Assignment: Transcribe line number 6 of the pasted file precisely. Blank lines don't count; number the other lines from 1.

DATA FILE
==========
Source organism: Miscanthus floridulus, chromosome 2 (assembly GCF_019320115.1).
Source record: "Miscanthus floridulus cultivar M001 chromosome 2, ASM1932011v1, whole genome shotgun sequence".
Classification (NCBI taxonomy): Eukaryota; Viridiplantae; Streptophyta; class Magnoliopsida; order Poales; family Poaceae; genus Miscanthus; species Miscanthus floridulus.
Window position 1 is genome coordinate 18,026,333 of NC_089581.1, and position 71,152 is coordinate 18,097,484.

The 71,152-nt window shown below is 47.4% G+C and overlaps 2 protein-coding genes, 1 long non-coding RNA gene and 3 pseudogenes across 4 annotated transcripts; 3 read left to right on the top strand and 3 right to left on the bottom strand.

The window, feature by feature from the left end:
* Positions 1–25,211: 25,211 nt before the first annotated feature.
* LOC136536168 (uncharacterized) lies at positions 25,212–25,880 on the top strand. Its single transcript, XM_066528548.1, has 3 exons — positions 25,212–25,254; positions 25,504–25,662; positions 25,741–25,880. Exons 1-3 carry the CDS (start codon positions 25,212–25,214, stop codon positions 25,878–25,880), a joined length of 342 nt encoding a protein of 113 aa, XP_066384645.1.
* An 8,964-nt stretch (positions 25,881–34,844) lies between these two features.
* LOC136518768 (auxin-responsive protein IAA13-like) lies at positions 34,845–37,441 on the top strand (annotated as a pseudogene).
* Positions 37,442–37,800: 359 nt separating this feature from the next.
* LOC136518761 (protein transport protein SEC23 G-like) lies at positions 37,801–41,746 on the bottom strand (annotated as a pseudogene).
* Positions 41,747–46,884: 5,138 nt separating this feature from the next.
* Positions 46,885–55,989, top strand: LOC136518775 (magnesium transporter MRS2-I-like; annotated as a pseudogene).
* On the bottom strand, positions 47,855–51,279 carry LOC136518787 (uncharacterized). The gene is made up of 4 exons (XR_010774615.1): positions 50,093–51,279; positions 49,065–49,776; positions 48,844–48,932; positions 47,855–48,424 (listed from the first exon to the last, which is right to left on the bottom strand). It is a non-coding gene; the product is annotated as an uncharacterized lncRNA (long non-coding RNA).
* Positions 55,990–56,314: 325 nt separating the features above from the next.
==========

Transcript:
The window, feature by feature from the left end: